Harari never clocked “Todd” in the face, luckily. Instead, she fought back with her writing. “The essay was my way of retaliating,” she says in an e-mail. “I was eager to get word out about facing homophobia in high school, even though it wasn’t directed at me.”

Never say smile.

Ryan Adams photo by Annie Leibovitz.

Could there be anyone cooler to have for a photography teacher than Annie Leibovitz? The 59-year-old lens master, known best for her intimate, idiosyncratic portraiture work for Rolling Stone and Vanity Fair, is not drawing up lesson plans quite yet. But her latest book, Annie Leibovitz at Work (Random House), details her career, some of her most famous photo shoots, and includes a section on equipment and questions that budding photographers frequently ask her. If her previous work, A Photographer’s Life: 1990–2005, was a penetrating look into Leibovitz’s personal and work lives, At Work narrows the focus to meaningful moments of her 30-year career.

“I thought of it as a primer or text for a young photographer,” says Leibovitz, over the phone from Manhattan. The book is not a rigid must-have and must-do set of rules for would-be shooters, but rather a loose collection of thoughts and lessons Leibovitz has learned over the years.

Read the rest here.

Mixed media.

A still from E.J. Barnes’ animated short, The Leatherwing Bat

Last Saturday’s mixed-bill affair at the Papercut Zine Library was a strange hybrid of contemporary salon, multimedia talent show, and impromptu modern-dance class (with instructions to move our bodies “like fire”). Around these parts, such an event may be possible only at Papercut, the volunteer-staffed ‘zine-lending venue that occupies the creaky, wood-paneled first floor of the Democracy Center on Mount Auburn Street in Harvard Square.

At first, wandering in felt like trespassing on a stranger’s house party. Folding chairs littered a back room where the performances took place, the audience strolling in and out in the course of the evening. Unpretentiousness was a theme of the night. When Zine librarian Rachel Suskewicz instructed us to sing along with one of her sparse folk tunes, we did so ungrudgingly. After her set, a man in a gray hoodie assured us with endearing concern: “In case you’re confused, don’t leave yet! There are plenty more acts to come.”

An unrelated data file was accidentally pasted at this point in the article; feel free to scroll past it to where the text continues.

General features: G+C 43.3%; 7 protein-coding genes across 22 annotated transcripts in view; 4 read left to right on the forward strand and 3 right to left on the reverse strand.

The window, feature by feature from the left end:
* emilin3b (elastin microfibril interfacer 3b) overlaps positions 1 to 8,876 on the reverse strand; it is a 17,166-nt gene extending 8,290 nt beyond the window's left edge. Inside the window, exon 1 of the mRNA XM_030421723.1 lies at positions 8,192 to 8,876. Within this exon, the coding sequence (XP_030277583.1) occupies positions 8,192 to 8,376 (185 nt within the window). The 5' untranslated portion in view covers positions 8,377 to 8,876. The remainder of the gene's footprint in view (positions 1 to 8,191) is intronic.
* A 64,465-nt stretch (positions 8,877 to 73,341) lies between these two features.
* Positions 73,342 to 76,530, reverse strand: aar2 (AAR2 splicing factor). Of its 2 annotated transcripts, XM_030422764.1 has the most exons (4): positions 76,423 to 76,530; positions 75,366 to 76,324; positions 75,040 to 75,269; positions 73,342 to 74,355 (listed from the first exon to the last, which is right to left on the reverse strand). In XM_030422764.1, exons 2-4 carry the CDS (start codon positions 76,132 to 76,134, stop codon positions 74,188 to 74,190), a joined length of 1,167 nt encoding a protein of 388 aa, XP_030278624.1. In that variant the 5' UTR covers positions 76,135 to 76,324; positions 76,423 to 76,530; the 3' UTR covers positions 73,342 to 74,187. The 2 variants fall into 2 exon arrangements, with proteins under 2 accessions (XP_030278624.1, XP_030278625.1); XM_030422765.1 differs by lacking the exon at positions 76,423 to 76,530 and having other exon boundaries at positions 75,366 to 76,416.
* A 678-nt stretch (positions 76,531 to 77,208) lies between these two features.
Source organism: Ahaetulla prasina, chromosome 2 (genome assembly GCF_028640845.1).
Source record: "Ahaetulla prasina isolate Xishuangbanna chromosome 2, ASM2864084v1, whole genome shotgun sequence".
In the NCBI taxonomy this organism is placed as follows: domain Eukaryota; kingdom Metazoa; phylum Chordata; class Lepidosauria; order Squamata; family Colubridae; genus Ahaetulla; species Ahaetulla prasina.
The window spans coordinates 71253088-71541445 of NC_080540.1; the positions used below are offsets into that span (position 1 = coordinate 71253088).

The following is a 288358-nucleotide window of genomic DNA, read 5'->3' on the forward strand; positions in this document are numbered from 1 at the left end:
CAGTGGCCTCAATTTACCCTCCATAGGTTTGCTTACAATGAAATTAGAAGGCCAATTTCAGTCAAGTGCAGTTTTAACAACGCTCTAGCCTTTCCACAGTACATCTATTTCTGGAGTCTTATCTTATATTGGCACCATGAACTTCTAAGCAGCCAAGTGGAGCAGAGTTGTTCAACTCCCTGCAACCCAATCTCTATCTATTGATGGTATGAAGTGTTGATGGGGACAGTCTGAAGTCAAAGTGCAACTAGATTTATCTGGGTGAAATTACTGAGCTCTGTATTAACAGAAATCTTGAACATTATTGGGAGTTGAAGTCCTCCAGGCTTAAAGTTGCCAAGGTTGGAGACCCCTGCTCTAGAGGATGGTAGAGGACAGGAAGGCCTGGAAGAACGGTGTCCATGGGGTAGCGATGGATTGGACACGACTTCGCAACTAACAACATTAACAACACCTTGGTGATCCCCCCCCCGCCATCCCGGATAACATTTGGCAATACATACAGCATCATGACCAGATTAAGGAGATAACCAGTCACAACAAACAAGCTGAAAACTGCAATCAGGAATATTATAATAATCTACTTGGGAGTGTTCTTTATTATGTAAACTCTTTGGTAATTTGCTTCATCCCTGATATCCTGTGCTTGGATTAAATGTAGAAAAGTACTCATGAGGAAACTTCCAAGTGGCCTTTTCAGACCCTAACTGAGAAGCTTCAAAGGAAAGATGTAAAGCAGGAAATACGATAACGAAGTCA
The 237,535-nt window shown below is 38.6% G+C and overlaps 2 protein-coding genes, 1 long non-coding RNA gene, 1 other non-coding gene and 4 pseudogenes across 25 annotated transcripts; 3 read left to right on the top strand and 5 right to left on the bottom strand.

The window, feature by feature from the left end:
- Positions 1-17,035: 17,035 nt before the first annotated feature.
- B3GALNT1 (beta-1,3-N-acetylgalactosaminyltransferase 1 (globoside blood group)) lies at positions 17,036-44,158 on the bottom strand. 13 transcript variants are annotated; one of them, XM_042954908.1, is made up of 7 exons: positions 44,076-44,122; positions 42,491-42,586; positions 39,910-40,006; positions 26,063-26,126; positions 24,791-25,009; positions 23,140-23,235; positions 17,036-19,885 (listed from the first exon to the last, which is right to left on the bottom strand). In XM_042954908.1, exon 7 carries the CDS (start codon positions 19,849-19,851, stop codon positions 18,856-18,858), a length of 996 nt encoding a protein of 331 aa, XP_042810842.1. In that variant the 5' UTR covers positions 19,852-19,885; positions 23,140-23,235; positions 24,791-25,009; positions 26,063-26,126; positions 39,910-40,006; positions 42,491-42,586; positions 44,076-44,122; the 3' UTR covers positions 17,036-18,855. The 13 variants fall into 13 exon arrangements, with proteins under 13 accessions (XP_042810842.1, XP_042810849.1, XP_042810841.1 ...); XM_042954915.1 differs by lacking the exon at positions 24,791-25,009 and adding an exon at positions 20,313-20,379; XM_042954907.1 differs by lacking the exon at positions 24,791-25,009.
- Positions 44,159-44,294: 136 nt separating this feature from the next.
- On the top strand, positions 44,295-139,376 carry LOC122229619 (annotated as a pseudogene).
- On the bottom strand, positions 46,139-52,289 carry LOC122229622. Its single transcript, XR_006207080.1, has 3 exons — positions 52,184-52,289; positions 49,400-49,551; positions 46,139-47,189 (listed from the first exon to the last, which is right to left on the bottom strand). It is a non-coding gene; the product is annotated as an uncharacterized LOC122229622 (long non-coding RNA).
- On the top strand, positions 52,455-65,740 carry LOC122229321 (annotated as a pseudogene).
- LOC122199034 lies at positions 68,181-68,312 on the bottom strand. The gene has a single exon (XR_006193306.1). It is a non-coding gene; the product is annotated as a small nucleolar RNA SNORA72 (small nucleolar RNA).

And there were.

Read on here.


From the Phlog, yesterday:

1. As soon as Obama uttered the words: “Sasha and Malia, I love you both so much, and you have earned the new puppy that’s coming with us to the White House,” on November 4, a certain subset of people (you know, just smaller media outlets, like the San Francisco Chronicle and Reuters, and pretty much everyone else who was tired of covering real news. BORING!) stopped thinking about this year’s “historic” election, and what it meant about race in America, and how Obama will tackle the many, gargantuan problems awaiting him in the White House. Nope, they were thinking about puppies, and in particular what kind of puppy the Obama family should adopt as first dog. An ambitious seventh-grader from Conway, N.H. has already penned a letter to Obama, asking him to adopt from the Conway Area Humane Society shelter. A canine club in Peru has offered up a hypoallergenic, Peruvian hairless dog. Apparently, a golden doodle is also in the running.

2.  The Brickbottom Gallery, in Somerville, is opening a show on December 4 called “Best in Show: Artists and Their Dogs.” The show will run through January 10, with a reception on December 7 from 4-6 pm. Here’s an irresistible sneak peak. It’s a pastel painting called “Cleve in the Grass,” by David Sholl:

3. Have you seen the puppy cam!? If you’ve got anything to do for the next few weeks, cancel it. This is much better. Nothing can top watching grainy, live footage of a couple of five-week-old Shiba Inus puppies. (Gawker called it “a fantasty [sic] that cures us of our free-floating anxiety in an uncertain world.”) They sleep! They snuggle! They roll around and trip over each other! I actually laughed out loud with delight last night, when one of them sleepily stood up, then promptly, and clumsily collapsed on another dozing puppy nearby. I’ll stop trying to explain it, though. Just watch, here.